Linn told The Current in 2017: "That was merely a recording of what's called a cross-stick snare drum, which is a snare drum stick where you hold the tip onto the drum head, and you slap the stick against the rim of the drum. He just used that normal sound, but he decided to tune it down about an octave or more to get what you refer as the 'knocking' sound."

While you'll find LinnDrum aficionados remarking that the knocking must have come from the LM-2 (which certainly contains a similar sound), in this interview, Linn was discussing the LM-1. "He did the same thing with the tambourine. He turned it into this loose jangling thing that didn't sound like a tambourine at all. These became characteristic sounds on his records, so then, of course, a lot of folks stole them," Linn said.

With bonus points for its purple paint job, the Boss BF-2 Flanger became an A-list pedal for Prince to change the LM-1's tone. On "Doves," listen for the narrow-band, constricted flanging painted on to the tom accents. While distinctive, the texture is so subtle that it's tough to pick out which drum triggers it as it darts in and out. (That Flanger, a favorite, can also be heard on the drums of "If I Was Your Girlfriend.")

Note also that Prince's guitar freakout in the "Doves" intro makes generous use of the Boss OC-2 Octaver. Given how ferociously fast Prince worked in the studio, it's possible he picked up what was already out and treated the LM-1's kick drum with just a touch of OC-2. (Low octaves also figure into Prince's vocals.)

Another Prince trick that may have figured into this song involved the British-made AMS RMX16 digital reverb. Prince loved to run the kick drum through its reverse tube program and the AMS patch was definitely used on another Prince hit without bass, "Kiss" (though there is some debate whether the LM-1 or a Linn 9000 was used).

The song "1999," from the 1982 album of the same name, features The Revolution and drummer Bobby Z, with LM-1 drum fills (note the consistent attack, cascade, and beat sequence) populating the verses and chorus. Listen closer and you will hear the Cry Baby adding stabs of wah to the Linn and live drums. In places where you detect thickening delay, know that Prince was fond of tight settings of about 150ms, which may have come from a Boss DD-3.

On "The Ballad of Dorothy Parker," it may sound at first blush as though Prince just lets the LM-1 do its thing, unadorned of any effect. As on "When Doves Cry," a basic loop anchors the rhythm and the song stunningly recalls stripped-back, "Family Affair"-era Sly Stone. But underneath the minimalist throbbing, Prince applies distortion (probably the Heavy Metal or Boss DS-2) to tom accents and doubles the attack of kick drum hits with wobbly synthesizer chords. (You can also hear a propulsive, double-kick pattern he played ferociously by hand on "Darling Nikki.")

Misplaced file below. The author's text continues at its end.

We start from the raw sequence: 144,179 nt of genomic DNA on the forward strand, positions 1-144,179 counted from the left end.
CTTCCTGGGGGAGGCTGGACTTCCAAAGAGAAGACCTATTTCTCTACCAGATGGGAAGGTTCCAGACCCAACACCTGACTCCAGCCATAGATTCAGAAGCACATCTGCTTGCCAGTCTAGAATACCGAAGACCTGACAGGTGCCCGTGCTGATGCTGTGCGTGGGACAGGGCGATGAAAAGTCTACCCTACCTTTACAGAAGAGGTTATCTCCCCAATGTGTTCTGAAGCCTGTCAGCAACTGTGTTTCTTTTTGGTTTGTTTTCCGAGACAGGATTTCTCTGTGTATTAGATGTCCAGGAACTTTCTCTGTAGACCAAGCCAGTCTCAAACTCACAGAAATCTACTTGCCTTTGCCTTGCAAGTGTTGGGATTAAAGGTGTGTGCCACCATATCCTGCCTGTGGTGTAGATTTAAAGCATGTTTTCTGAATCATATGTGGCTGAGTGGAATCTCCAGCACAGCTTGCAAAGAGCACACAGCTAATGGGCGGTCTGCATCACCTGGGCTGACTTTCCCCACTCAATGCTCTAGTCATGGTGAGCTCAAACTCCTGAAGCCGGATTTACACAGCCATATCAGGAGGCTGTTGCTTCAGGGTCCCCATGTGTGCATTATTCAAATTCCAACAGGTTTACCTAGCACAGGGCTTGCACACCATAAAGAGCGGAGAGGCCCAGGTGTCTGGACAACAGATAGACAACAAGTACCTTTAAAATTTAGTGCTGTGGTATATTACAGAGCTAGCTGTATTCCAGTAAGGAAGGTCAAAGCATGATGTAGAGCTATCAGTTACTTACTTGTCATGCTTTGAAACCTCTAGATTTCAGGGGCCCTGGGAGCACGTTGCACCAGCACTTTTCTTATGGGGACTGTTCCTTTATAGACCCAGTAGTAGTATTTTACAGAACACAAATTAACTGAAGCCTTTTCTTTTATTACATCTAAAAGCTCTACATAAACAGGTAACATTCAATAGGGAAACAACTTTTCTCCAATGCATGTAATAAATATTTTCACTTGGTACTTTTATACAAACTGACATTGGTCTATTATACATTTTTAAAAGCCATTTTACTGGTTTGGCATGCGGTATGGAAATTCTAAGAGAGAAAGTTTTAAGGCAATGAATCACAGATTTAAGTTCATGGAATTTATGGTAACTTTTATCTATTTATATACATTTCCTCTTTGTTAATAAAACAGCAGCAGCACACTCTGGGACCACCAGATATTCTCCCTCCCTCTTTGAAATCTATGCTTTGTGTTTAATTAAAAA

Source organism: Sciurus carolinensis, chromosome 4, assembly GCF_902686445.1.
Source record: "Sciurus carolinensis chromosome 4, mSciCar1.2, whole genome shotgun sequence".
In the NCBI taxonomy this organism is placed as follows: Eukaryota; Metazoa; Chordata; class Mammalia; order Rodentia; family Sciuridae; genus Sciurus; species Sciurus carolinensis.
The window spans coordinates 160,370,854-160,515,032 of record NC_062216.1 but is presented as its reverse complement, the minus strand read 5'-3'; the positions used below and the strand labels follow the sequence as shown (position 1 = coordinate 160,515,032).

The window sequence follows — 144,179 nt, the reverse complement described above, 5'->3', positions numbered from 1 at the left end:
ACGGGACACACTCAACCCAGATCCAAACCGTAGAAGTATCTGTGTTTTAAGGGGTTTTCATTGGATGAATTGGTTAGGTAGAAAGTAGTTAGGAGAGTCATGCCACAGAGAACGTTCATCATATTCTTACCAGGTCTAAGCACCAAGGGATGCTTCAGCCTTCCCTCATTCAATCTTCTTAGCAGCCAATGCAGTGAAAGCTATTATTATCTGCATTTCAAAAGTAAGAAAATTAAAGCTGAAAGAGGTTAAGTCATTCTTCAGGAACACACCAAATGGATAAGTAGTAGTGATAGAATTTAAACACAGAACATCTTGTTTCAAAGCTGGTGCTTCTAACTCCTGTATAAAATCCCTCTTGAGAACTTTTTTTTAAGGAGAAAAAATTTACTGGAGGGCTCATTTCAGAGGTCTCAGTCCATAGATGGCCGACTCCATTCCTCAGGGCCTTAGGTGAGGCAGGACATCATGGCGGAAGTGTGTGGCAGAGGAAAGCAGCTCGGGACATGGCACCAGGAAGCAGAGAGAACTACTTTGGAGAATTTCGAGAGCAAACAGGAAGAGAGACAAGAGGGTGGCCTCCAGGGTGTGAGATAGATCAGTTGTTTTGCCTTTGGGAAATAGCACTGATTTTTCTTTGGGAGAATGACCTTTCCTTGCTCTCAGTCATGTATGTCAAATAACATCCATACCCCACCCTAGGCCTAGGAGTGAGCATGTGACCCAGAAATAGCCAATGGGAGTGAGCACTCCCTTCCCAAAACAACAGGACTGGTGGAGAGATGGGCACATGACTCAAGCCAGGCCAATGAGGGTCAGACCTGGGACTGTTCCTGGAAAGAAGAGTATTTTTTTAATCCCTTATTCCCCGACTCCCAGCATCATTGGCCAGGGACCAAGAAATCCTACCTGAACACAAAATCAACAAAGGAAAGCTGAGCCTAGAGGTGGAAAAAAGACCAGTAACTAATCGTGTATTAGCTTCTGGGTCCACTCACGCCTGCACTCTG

Prince - "Ballad of Dorothy Parker"
Soul in the Machine

Prince and his LM-1 made for a remarkable marriage of computerized technology and creative mastery. If you believe in synchronicity, it's entirely possible that he and Linn connected on some unseen levels: two twenty-something guitar players, both geniuses with creative minds wrapped around ways to change the role of rhythm in pop music.

If the spiritual angle sounds like a stretch, consider these final words from Linn and the Purple One that cross over with as much soul as a kick and snare locked in transcendent rhythm:

Prince in a rare Guitar Player interview: "You have to respect your spiritual base. You have to respect the instrument. The volume and tone of an instrument are so important."

Linn, recalling a magazine article he saw years ago: "It showed a picture from his Paisley Park studio, in Minneapolis, of his original LM-1 Drum Computer, and it had a lamp on it. It was like a shrine."

On perhaps a more practical if no less astonishing level, Prince's precise tailoring of individual drum sounds was a harbinger of our age of contemporary pop rhythm production.

Today's DAW-based producers will think nothing of tinkering over each hit of their kicks, snares, and claps—pitch-shifting and effecting individual drum tracks until they sound exactly as they wish. Prince brought to bear that same exacting tonal perfection with the relatively crude instruments of his time, committing the drum sounds he heard in his head to tape with just the LM-1's own pitch knobs and his Boss-filled pedalboard.

Maybe it was just the Purple One's personal taste, perhaps it was prescience, but pop rhythm creation followed in his steps.